addicted to zyrtec?lynn117 i started taking zyrtec about 6 months ago for post nasal drip and watery eyes. i took it almost every day and felt much better. i figured i would stop and see if my allergies were better. bad idea. after 48 hour without zyrtec i start to itch everywhere. it starts between my fingers and wrists and feet and ankles and ends up everywhere. i take a pill and it goes away. i have tried to stop many times but the itching is just too bad. i have been able to cut my pills in quarters and it will keep the itch away. my friend goes to an allergist and she asked about my symptoms. the doctor said it wasnt the drugs fault and it was just my symptoms returning. zyrtec isnt habit forming. i have never had itching as an allergy symptom before. has anyone else had this problem? tell me i am not nuts! Answer Question Read 23 Responses Follow - 3 23 Responses MEDICAL PROFESSIONAL Bhupinder Kaur, MD Hello,
You are not addicted to zyrtec.It is just that you are having an allergy or some systemic disease which is not being able to be controlled by zyrtec.
Itchy skin can be caused by dry skin. ). Dry skin usually results from environmental factors that you can wholly or partially control. These include hot or cold weather with low humidity levels, long-term use of air conditioning or central heating, and washing or bathing too much.Apply hypoallergenic moisturizer to the body part where you itch.application of calamine lotion is also helpful.It soothes the skin.
Other conditions cause itchy skin as well. Skin conditions like psoriasis,dermatitis,lice,scabies and hives, internal diseases like liver and kidney disorders, iron deficiency anemia, irritation and allergic reactions to chemicals,wool,soaps,cosmetics and certain foods can cause itchy skin.
You can apply an anti-itch cream or lotion to the affected area. Oral antihistamine, such as Benadryl or Claritin can also be used. You should take a comfortably cool bath and wear smooth-textured cotton clothing. Covering the affected area with bandages and dressings can help protect the skin and prevent scratching. You should choose mild soaps without dyes or perfumes and use a mild, unscented laundry detergent when washing clothes, towels and bedding.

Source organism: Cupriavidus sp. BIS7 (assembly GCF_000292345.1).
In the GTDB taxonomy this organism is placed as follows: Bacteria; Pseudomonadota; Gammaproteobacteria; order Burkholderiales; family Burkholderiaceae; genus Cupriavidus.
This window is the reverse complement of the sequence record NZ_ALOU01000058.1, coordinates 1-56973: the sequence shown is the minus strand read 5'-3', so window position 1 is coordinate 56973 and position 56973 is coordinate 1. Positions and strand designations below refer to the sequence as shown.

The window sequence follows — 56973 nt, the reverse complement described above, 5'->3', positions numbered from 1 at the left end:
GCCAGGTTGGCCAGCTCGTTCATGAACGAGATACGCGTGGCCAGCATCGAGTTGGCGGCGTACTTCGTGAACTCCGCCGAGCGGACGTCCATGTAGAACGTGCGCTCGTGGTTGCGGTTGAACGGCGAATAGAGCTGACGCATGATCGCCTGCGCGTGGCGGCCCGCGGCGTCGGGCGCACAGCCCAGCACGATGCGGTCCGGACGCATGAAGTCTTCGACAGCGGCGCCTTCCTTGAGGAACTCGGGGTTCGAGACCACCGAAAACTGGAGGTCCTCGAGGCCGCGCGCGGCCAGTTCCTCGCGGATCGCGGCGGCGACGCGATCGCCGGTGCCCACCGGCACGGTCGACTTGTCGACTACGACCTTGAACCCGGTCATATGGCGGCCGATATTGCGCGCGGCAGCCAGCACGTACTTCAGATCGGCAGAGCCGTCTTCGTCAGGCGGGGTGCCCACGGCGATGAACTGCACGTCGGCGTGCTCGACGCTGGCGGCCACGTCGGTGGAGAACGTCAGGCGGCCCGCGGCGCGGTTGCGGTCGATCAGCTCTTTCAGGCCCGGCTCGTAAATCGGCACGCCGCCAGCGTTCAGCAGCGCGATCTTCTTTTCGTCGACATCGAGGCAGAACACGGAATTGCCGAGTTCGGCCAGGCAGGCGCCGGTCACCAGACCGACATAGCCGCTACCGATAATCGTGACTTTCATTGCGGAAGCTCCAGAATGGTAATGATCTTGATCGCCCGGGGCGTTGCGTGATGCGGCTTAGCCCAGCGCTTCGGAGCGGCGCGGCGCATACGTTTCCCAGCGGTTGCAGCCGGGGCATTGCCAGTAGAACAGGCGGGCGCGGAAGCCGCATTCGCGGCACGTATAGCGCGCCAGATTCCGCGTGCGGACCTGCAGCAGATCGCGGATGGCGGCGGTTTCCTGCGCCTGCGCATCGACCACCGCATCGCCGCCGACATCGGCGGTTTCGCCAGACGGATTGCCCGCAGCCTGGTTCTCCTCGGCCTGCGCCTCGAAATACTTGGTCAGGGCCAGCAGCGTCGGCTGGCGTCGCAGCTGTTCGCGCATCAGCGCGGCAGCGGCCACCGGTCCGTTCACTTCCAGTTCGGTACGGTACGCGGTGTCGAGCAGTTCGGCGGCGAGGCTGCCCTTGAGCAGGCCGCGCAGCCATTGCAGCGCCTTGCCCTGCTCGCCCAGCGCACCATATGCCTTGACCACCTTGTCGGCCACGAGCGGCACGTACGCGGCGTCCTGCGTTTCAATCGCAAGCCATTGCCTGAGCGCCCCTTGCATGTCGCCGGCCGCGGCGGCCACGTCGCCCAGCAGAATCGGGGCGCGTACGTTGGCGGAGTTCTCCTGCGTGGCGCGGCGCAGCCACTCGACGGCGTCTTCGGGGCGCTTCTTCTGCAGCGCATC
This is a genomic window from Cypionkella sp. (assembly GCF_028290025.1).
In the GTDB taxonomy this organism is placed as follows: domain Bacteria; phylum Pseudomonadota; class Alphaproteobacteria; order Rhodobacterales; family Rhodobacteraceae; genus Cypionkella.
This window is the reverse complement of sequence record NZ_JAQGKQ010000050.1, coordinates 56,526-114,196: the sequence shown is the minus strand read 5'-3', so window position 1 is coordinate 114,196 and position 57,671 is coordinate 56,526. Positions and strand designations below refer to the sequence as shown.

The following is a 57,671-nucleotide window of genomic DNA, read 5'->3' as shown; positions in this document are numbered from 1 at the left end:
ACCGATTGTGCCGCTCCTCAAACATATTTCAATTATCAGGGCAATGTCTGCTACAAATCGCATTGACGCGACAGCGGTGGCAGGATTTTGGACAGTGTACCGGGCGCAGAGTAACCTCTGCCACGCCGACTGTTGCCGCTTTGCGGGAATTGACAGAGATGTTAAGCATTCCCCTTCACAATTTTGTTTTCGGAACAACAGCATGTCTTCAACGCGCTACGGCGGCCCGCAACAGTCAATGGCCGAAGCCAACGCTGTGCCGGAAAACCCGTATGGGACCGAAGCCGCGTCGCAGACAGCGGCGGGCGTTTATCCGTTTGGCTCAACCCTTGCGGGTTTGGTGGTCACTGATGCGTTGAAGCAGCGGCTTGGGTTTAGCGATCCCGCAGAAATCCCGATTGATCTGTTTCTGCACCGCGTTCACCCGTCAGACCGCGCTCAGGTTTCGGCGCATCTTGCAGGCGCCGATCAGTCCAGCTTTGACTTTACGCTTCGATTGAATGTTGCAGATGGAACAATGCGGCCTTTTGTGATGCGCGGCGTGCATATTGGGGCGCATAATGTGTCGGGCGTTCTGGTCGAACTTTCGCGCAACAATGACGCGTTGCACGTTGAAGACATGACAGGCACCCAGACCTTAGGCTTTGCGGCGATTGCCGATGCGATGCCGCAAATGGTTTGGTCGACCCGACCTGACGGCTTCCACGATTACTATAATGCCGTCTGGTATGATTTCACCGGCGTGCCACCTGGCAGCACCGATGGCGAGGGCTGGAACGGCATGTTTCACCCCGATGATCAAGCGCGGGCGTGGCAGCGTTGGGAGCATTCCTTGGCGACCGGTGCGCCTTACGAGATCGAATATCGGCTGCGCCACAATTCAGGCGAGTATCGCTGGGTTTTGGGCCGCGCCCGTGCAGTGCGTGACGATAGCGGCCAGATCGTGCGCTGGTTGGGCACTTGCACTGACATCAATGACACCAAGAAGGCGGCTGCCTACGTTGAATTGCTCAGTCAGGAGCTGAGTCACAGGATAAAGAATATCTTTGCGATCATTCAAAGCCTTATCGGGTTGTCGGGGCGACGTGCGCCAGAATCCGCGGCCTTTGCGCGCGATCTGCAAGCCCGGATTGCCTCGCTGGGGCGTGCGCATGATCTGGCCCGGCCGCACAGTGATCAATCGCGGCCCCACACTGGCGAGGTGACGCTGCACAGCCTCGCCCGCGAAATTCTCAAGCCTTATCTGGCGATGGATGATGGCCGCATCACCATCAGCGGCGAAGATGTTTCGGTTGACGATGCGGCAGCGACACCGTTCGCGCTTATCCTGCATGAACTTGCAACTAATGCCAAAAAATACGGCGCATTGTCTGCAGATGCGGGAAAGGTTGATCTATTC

Sometimes double conventional doses of these non-sedating antihistamines such as Cetirizine, Loratadine, Acrivastine and Fexofenadine may be needed to get symptom relief. Sedating antihistamines such as Chlorphenamine or Hydroxyzine are used at night to get urticaria control. Short courses of oral cortisone or steroids are taken for short periods (one to three days) to settle more severe symptoms.
You may take Vitamin C along with the prescribed treatment. Vitamin C is a general anti-allergy supplement. It helps stabilize mast cells so they are less likely to release histamine.
If the itching does not stop after 6 wks also then pls consult a dermatologist as it may be a case of chronic urticaria and may be due to auto antibodies.
I hope this helps. Please do keep me posted.
Horrible recommendation. Do not take extra doses of the antihistamine if you've already experienced terrible effects of withdrawal. You are in the <1% of the population that likely experiences these effects, but they won't go away -- you'll be addicted to Zyrtec for life. Best to taper off and quit.
i do not have dry skin and there are no visible reasons for the itching except stopping zyrtec. i already take vitamin c for an unrelated condition. up until now i have never had all over itching in my life. i have googled zyrtec itch tonight and found sites full of people with the same problem (whos doctors dont believe them). supposedly the itch goes away in around two weeks. this may not be documented by healthcare professionals but there seem to be lots of people with the same problem. too many to write off as dry skin or masked allergies. this is the number 1 allergy medication and they probably dont want people to know discontinuing it can cause itching.
Definately Zyrtec is addictive, I have been taking it for the last 8 to 10 years, in the beginning it was prescribe by my dr. which I was paying through my insurance $30.00 a month to get it, now it is sold over the counter. I have been trying to get off it for so many years, but have not been successful. I go crazy after the 2nd day I do not take it, with itching all over, hands, arms, legs, head, everywhere you name it.
I Really want to break this addiction, I feel like a junky in drugs.
I stopped taking on Monday, today is Wednesday and I am going crazy, but I will try my hardest to break this habit. Hope it does not torment me too long.